Mentions: When focusing on the mutations restricted to the HER2-negative components, we identified a HER2 I767M somatic mutation in one of the three cases subjected to whole exome sequencing (T6; Figure 5A; Additional file 11). HER2 somatic mutations have been shown not to result in HER2 overexpression using the current immunohistochemical assays [7]. The HER2 I767M kinase domain mutation has previously been reported to increase the levels of HER2 phosphorylation modestly in MCF10A cells [7], but it has not been further evaluated for its potential as an activating driver event. Here we demonstrate using two independent cell-free kinase assays that the HER2 I767M mutation displayed significantly increased transphosphorylation of the tyrosine kinase substrate Poly(Glu4-Tyr) compared with wild-type HER2 (Figure 6A,B). We next investigated whether the HER2 I767M mutation would result in transformation of NIH3T3 cells. Stable forced expression of the HER2 I767M mutation resulted in significantly increased foci formation compared with empty vector and wild-type HER2 (Figure 6C). To define the impact of the HER2 I767M mutation on anchorage-independent growth, we generated MCF10A cells stably expressing the empty vector, wild-type HER2 and the HER2 I767M mutation. Soft agar assays revealed that both wild-type and I767M mutant HER2 led to an increase in the number of colonies compared with empty vector; however, the HER2 I767M mutation resulted in significantly larger colonies than those caused by wild-type HER2 (Figure 6D). Similar results were obtained with NIH3T3 cells stably expressing the empty vector, wild-type HER2 and the HER2 I767M mutation (Additional file 12). To define whether the HER2 I767M mutation would have an impact similar to that of HER2 tyrosine kinase mutations previously shown to be strongly activating (V777L) or not activating (Y835F) by Bose et al. [7], we transiently forced the expression of empty vector, wild-type HER2, HER2 I767M, HER2 V777L and HER2 Y835F in NIH3T3, MCF10A and MCF12A cells. These transiently transfected cells were subsequently subjected to a soft agar assay which demonstrated that the HER2 I767M mutation resulted in anchorage-independent growth in soft agar that was higher than that caused by wild-type HER2 and the non-activating HER2 mutation (Y835F), but not statistically different from that caused by the strongly activating mutation (V777L) (Additional file 13).Figure 6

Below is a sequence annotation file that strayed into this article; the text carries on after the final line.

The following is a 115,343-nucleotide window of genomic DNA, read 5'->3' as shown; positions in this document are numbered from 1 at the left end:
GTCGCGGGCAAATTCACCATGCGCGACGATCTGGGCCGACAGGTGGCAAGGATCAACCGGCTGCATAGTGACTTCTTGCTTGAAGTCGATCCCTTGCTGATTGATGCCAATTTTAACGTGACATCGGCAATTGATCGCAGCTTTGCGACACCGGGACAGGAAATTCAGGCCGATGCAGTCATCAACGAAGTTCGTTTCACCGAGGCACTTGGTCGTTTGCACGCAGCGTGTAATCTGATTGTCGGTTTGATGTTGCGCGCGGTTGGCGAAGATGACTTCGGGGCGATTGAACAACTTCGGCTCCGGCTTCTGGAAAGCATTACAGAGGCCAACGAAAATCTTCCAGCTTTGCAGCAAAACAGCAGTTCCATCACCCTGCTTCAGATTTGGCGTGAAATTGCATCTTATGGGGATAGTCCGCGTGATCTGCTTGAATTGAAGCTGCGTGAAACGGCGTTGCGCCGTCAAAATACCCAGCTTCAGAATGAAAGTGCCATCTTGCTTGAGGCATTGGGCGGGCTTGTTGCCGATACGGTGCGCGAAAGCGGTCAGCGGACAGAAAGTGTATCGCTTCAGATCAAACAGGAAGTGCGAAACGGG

Intra-tumor genetic heterogeneity and alternative driver genetic alterations in breast cancers with heterogeneous HER2 gene amplification.

Ng CK, Martelotto LG, Gauthier A, Wen HC, Piscuoglio S, Lim RS, Cowell CF, Wilkerson PM, Wai P, Rodrigues DN, Arnould L, Geyer FC, Bromberg SE, Lacroix-Triki M, Penault-Llorca F, Giard S, Sastre-Garau X, Natrajan R, Norton L, Cottu PH, Weigelt B, Vincent-Salomon A, Reis-Filho JS - Genome Biol. (2015)